While on my vacation trip across the border into Michigan, I also stopped to see this old and beautiful house in Cass County, east of Cassopolis. It was built by James E. Bonine, who came to Cass County in the 1840s. The Greek Revival farmhouse began to be built not long after Bonine settled in Cass County. In the 1860s the house was remodeled and the tower with its distinctive mansard roof and double doors was added to the house. The house was enlarged to the north, adding the dining room, kitchen and another parlor on the first floor; and four bedrooms on the second floor. Bonine was a successful farmer and businessman and one of the largest landowners in the county. By the early 1850s, he had more than 1,600 acres. He also built a carriage house across the road, which I also have photos of, and in which there is evidence fugitive slaves were hidden there, meaning James and his wife, Sarah, worked for the Underground Railroad. The Underground Railroad Society of Cass County is restoring the Greek Revival house and offers tours of it.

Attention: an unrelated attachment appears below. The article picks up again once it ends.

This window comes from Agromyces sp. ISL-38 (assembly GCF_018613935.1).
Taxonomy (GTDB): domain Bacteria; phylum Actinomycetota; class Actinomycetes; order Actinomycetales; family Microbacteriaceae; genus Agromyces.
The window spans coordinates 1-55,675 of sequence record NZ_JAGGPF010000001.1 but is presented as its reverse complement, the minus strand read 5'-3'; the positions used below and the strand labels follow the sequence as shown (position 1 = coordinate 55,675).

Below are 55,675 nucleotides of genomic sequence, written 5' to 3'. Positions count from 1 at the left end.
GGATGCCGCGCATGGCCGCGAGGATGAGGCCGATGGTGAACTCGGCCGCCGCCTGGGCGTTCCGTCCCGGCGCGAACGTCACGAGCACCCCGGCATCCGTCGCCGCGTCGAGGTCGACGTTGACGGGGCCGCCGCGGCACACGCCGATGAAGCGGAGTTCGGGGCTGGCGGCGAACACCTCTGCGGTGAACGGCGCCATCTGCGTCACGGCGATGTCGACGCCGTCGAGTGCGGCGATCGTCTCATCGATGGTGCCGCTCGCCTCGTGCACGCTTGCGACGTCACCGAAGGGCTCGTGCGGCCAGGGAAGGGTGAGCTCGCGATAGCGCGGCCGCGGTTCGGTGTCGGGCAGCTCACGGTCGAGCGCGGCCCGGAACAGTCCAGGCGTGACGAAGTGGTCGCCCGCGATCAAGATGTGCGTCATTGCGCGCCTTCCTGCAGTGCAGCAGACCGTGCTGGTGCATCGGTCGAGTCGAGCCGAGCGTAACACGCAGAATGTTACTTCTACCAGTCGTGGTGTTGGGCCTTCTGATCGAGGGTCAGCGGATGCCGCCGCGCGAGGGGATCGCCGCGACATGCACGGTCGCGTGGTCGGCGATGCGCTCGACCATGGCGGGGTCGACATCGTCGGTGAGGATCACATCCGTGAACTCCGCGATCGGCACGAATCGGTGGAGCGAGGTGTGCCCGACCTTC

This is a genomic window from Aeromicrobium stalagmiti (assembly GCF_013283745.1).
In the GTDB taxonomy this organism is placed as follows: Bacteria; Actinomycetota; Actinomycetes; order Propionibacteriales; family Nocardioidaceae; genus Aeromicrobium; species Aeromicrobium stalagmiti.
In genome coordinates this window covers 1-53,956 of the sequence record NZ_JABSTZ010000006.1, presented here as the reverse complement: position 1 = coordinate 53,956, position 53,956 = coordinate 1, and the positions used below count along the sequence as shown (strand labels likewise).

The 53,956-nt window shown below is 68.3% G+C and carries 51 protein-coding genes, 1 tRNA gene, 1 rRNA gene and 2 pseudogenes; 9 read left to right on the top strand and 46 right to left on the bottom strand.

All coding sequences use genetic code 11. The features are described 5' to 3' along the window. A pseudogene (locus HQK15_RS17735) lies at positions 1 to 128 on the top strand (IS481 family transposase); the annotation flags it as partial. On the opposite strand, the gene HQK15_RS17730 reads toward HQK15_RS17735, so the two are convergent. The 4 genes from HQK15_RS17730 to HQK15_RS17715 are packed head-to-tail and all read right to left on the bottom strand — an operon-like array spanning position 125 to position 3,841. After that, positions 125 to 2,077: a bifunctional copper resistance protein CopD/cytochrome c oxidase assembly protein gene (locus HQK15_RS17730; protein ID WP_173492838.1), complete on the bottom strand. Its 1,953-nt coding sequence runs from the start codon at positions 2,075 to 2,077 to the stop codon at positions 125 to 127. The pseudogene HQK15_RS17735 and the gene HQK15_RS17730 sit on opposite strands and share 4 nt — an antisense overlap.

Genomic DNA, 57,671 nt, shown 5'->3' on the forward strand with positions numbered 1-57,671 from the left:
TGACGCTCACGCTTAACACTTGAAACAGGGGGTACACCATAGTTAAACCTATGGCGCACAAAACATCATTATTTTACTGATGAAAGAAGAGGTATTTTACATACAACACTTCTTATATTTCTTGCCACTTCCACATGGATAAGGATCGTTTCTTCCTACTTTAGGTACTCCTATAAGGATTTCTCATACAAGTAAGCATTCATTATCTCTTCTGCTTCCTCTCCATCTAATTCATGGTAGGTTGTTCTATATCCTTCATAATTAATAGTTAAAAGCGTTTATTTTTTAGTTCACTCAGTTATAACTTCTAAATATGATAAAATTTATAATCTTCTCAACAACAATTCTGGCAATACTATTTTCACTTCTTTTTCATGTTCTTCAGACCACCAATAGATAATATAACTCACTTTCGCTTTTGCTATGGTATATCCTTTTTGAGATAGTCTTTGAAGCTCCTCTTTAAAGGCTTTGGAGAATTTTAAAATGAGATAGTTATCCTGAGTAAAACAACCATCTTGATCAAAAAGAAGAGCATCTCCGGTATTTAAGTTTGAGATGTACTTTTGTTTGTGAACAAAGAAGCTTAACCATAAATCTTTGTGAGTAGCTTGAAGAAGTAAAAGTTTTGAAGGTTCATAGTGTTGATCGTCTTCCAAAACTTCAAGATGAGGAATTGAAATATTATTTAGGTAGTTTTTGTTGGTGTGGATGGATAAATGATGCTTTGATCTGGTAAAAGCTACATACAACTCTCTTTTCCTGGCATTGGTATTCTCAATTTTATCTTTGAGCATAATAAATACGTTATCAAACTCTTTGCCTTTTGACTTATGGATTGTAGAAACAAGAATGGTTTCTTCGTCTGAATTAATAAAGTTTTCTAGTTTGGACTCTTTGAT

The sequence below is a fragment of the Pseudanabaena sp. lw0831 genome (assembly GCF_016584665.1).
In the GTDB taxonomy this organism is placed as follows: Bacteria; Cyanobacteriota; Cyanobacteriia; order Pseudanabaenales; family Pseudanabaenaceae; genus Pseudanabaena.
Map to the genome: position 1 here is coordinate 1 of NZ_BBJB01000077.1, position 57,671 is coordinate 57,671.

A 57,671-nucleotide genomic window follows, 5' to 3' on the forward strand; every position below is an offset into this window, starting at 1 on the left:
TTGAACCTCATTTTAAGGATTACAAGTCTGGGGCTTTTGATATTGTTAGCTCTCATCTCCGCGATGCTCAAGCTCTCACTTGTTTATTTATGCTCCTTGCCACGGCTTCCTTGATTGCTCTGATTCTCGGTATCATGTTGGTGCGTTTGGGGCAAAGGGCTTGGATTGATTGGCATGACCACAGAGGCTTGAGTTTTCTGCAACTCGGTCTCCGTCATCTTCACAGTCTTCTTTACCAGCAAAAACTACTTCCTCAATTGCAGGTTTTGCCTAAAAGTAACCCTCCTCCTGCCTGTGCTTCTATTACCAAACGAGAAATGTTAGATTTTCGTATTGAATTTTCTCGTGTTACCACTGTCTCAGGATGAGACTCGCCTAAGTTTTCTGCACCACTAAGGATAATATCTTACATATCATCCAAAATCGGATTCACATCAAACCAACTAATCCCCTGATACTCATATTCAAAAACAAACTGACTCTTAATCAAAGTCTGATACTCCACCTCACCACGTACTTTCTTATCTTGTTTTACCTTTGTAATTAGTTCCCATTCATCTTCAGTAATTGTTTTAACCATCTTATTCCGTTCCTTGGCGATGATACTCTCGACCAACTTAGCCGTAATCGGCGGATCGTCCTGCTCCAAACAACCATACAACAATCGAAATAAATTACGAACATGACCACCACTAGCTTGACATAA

Bonine house in Cass County, Michigan.
During the summer of 2016, while on vacation I ventured across the border into Michigan, but not too far. I stopped in Dowagiac and visited the local history museum, quite interesting in itself. Then I walked down the road a bit and looked at the old train station. This building was finished in 1903 for the Michigan Central Railroad. It was the third depot in Dowagiac, replacing one built in the 1870s. Since 1903 it has remained in use as a passenger station because now it serves Amtrak, a high speed rail service. The brick building trimmed in limestone was restored in 1995. It is a beautiful building for sure. When you stop to think for a moment, there aren’t many train station buildings still standing today. Most of them have been torn down. Fortunately a few, such as this one in Dowagiac, are still used today for something.
Train station in Dowagiac, Michigan.